Which brings me to the Monday after the retreat and my day off from rabbinic life.  I usually use my day off to do a few things for myself (a long workout, sleep in, grocery shop, laundry, other errands), and the rest of the time I use to catch up on work.  Oddly enough, I have not used that day as a day to prioritize martial arts.  Inspired by the retreat and the feelings that I discussed above, I think I will begin using a part of this day for that purpose.  This seems like an attainable goal – use part of my day off to practice…something.  So what did I do today, you might be wondering?

Way back in the summer – Hagsaneg Naebu posted instructions about how to make each of the apparatuses that we use in our training together.  Each of us took responsibility for a different apparatus and described how to make it and use it.  I took the weighted hoops – Sandy and Sameer!  This apparatus began as my least favorite – because it is difficult, tiring, and causes Master Pearson to yell at me a lot, but it has actually become one of my favorites.  Like the finger board, it has an instant result – you know immediately if you are doing the technique right or wrong based on how much it hurts you hands or the back of your wrist.  It is a very good teacher.  When I wrote my post on how to make it, I went out the same day and bought the supplies to make my own.  And they sat, and sat, and sat, and sat in storage unit of my apartment for months.  So that’s what I did today!  I am now the proud owner of my very own weighted hoop that I made with my own two hands!  The fact that it took me 6 months to actually make it is completely ridiculous because the entire project, start to finish only required about 5 minutes to complete.  So if you’re looking for a fast and easy martial arts project – this is it!!!!!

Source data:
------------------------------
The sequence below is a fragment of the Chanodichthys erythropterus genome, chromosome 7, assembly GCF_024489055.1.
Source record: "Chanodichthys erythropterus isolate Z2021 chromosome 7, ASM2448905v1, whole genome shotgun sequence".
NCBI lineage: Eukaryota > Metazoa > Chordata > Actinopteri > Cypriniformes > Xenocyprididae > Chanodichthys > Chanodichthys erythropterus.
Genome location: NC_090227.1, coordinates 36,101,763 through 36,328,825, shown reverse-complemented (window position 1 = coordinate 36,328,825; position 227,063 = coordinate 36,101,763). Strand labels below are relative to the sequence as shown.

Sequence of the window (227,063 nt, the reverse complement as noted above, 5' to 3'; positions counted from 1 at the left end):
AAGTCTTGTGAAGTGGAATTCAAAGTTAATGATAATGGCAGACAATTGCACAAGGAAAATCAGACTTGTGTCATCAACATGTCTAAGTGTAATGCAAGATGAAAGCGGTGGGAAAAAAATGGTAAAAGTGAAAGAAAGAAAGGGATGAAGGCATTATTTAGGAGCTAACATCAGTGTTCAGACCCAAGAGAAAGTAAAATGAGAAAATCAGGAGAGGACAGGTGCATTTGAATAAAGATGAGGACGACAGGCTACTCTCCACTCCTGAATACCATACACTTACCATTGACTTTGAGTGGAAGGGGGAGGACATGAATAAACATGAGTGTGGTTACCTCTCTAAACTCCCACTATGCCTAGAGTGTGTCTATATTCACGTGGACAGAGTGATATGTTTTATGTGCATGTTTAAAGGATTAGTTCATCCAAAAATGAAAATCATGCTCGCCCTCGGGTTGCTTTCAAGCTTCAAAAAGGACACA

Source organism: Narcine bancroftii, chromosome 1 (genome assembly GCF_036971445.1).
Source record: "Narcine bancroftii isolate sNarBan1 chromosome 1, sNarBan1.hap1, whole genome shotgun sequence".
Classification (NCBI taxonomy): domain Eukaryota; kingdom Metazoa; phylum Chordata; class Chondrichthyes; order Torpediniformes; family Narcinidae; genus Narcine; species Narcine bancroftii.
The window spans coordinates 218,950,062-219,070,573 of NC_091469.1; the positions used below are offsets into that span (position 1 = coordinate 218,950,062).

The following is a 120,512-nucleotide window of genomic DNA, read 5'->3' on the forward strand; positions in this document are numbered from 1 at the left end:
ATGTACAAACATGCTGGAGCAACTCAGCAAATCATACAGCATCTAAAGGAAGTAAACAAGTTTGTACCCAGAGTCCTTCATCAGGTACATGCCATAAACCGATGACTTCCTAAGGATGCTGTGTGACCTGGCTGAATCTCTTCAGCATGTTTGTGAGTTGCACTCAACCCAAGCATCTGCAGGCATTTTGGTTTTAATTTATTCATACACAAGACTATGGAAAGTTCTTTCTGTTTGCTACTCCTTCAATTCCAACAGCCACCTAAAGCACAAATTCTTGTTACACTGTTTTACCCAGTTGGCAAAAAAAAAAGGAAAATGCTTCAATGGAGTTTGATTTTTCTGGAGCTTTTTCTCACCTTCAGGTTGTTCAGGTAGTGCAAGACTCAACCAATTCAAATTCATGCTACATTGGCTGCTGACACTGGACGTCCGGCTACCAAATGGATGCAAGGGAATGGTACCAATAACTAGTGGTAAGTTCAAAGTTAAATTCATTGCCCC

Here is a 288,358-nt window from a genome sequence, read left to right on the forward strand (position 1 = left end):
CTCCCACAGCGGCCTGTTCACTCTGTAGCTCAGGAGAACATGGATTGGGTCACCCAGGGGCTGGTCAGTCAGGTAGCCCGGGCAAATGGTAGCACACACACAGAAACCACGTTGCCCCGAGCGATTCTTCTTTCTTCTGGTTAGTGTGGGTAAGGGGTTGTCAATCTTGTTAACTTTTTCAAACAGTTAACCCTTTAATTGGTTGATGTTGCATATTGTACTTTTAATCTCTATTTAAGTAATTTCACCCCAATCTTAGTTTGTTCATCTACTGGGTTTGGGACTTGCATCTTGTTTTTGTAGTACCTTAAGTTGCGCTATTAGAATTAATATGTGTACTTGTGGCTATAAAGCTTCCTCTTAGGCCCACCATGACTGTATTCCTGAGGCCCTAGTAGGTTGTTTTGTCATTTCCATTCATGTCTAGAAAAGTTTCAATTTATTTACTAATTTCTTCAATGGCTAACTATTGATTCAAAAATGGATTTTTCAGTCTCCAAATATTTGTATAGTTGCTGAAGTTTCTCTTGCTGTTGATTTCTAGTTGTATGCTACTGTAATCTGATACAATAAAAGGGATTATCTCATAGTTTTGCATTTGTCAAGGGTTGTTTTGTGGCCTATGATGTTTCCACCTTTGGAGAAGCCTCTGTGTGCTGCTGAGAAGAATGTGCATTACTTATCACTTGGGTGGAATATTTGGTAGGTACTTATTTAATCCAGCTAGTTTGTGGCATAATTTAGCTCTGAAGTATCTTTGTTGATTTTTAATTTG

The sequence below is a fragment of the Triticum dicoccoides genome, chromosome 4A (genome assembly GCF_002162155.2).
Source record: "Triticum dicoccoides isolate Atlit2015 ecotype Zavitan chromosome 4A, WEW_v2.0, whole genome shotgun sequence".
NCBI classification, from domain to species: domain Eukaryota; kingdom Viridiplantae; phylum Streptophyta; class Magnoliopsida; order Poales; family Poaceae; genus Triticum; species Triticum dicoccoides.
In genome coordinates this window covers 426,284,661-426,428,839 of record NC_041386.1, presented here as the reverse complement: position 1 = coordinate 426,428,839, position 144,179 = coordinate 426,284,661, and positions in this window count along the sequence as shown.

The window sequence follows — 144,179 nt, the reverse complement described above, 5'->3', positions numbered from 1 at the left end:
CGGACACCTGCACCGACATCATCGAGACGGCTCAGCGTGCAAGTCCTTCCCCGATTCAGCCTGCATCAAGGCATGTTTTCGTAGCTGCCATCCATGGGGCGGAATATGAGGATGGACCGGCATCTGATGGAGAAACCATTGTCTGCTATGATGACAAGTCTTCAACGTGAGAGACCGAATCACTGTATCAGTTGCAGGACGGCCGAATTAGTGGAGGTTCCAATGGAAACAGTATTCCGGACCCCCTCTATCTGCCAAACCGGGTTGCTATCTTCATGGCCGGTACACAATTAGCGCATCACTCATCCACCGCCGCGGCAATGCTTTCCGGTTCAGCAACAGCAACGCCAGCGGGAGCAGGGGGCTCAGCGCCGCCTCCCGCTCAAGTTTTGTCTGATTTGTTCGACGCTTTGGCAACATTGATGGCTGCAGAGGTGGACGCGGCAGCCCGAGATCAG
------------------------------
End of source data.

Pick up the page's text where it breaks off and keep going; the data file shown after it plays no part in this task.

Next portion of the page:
Some of the problems I encountered were filling the tube with sand and attaching the connecter between the two ends.  When we made this apparatus at our meeting there were four of us and we sat on Master Pearson’s stairs in order to allow gravity to help us fill the tube.  Well I couldn’t do that on my own but after a bit of struggling and twisting and turning it ended up working out just fine.  Make sure – if you do this – that you have a funnel for the sand.  It will make everything easier.  Also remember that the connector is open on moth ends so sand will flow through it from side to side if you do not fill the entire tube so that it is tightly packed.  Fitting the connector was also a bit of a challenge.  Master Pearson did this step last time so I wasn’t aware of how strong you needed to be to push it inside the ends of the tube.  I did learn that you can twist and turn the tube around the threads of the connecter and that worked as a solution but be careful when you do this as it has a tendency to  change the shape of your hoop from a circle to an “S.”  I had to do it twice to figure out how to retain the shape and still get the connector into place.  In the end, I couldn’t get it to fit as snugly as the ones we made with Master Pearson but I was able to compensate by adding black electrical tape all around the connector – you have to do this anyway because the plastic piece has this weird sharp point in its center and it will hurt you hands if you do not cover it.  Additionally, I think I made my hoop just a tad too big.  I guessed based on memory of the other two but I think I was off slightly.  The entire thing is just a bit harder to maneuver than the ones we use in class and my arms are just barely long enough to do the back of the wrist, flip it over thingy.  Ah well – it doesn’t need to be perfect and just think, if I can do the exercises with my hoop, which is heavier and bigger than our classes’ – then I should be killer at this apparatus at our next meeting.

At any rate, I’m glad I now have this training apparatus and I can’t believe how easy it was to make.  Here is a small goal that took me only a few minutes to complete, left me feeling good about having done it, and will enhance my learning for months!

Finally…my own weighted hoop! Does it look too big to you?

Requirement (finally) fulfilled,

shaffer